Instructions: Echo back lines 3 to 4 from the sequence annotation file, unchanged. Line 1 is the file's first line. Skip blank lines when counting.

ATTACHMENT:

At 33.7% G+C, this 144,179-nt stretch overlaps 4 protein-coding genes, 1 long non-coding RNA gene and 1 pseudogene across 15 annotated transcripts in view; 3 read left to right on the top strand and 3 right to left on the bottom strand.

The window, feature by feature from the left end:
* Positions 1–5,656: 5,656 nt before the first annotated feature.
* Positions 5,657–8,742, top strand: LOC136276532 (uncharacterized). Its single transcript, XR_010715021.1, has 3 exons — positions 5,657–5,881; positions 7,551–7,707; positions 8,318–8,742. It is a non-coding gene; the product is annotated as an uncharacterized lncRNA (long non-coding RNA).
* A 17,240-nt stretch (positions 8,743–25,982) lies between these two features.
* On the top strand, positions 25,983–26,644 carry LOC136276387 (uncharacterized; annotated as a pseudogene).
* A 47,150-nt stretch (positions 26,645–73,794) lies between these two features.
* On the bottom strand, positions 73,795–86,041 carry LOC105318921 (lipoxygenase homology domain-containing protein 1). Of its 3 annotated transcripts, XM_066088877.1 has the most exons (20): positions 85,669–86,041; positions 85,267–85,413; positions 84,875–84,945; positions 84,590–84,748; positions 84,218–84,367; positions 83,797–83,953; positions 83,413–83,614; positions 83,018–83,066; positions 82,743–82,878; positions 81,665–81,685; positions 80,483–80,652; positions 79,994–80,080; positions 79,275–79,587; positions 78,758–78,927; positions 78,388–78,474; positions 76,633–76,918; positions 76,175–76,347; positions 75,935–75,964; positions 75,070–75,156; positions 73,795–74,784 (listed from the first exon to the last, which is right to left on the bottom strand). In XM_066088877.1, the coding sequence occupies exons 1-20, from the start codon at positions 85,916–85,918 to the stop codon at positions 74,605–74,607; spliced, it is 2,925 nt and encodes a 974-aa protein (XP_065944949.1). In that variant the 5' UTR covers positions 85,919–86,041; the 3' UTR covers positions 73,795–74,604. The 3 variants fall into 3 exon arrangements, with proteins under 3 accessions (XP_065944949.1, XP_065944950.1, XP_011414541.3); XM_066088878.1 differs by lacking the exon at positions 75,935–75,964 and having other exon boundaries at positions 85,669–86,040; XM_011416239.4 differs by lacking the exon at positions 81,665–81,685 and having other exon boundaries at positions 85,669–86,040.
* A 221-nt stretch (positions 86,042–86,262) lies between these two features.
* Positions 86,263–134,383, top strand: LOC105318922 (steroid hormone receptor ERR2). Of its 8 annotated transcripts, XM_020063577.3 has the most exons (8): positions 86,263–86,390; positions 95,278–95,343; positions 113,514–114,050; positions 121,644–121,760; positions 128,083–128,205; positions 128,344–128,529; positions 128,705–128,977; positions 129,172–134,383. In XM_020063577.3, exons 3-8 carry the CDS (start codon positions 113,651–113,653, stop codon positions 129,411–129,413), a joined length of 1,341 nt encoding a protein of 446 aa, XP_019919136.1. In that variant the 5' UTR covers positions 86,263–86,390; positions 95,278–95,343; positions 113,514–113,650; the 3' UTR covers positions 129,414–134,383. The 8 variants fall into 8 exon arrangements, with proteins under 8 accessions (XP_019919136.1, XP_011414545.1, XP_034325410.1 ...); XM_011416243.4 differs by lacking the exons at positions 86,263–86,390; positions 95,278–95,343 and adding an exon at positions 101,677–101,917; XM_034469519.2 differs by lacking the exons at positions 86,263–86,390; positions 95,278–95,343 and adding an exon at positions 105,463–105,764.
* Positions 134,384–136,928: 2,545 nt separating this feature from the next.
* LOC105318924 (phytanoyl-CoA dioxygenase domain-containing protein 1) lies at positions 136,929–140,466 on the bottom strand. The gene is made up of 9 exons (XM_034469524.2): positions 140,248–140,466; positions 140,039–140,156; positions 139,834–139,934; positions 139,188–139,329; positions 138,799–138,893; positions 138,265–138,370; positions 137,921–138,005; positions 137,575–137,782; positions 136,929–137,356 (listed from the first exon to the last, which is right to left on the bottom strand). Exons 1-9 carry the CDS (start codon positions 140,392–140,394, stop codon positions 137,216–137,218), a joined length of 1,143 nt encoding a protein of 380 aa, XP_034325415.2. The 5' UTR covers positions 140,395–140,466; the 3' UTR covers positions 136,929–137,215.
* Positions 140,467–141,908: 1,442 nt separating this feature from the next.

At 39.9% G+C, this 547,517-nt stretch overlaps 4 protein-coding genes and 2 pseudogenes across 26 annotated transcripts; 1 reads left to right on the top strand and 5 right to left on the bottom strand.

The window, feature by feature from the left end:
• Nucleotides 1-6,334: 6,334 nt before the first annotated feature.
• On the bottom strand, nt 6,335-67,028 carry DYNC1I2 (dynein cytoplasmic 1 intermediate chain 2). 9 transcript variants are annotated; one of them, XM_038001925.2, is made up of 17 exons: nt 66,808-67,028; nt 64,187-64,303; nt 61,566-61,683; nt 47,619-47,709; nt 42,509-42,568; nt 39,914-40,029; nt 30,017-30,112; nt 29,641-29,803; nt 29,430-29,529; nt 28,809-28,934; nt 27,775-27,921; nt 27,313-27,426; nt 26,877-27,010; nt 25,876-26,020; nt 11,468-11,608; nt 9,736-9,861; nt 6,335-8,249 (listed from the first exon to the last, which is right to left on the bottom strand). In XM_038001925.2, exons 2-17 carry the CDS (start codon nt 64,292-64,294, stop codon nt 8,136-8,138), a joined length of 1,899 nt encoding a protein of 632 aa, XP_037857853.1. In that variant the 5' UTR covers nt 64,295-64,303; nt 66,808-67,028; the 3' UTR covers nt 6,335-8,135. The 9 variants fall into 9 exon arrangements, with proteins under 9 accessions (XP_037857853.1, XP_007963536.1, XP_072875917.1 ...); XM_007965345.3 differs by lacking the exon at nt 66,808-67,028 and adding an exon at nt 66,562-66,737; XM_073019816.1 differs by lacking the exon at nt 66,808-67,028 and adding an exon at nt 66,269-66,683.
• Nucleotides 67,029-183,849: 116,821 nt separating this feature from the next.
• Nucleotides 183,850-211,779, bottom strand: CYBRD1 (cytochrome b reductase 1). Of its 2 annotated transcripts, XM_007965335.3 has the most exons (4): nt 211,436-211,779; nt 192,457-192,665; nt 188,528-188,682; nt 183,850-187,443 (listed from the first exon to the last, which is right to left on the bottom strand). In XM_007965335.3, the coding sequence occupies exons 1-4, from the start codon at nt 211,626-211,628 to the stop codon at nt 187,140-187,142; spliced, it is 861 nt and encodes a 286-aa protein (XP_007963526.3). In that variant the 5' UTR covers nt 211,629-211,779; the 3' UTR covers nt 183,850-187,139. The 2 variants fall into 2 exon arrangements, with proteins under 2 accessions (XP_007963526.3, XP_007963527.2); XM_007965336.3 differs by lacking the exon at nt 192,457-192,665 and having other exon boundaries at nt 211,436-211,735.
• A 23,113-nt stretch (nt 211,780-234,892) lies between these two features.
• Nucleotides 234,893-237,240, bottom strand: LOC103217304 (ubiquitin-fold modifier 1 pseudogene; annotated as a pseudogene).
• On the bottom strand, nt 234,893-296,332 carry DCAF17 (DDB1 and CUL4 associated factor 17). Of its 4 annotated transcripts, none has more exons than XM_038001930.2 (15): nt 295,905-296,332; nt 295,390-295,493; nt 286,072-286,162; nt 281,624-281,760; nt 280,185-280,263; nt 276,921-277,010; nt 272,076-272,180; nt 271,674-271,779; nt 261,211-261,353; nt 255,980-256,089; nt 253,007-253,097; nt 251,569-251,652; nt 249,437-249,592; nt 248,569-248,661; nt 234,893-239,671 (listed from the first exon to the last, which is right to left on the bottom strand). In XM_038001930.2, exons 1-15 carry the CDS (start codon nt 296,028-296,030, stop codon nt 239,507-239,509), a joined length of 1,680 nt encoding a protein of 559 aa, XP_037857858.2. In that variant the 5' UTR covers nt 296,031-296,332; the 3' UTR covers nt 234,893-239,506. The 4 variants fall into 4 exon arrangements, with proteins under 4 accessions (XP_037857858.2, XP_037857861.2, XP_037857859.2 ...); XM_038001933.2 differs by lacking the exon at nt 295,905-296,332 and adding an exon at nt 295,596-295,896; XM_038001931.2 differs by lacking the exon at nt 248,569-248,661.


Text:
* Positions 1–5,656: 5,656 nt before the first annotated feature.
* Positions 5,657–8,742, top strand: LOC136276532 (uncharacterized). Its single transcript, XR_010715021.1, has 3 exons — positions 5,657–5,881; positions 7,551–7,707; positions 8,318–8,742. It is a non-coding gene; the product is annotated as an uncharacterized lncRNA (long non-coding RNA).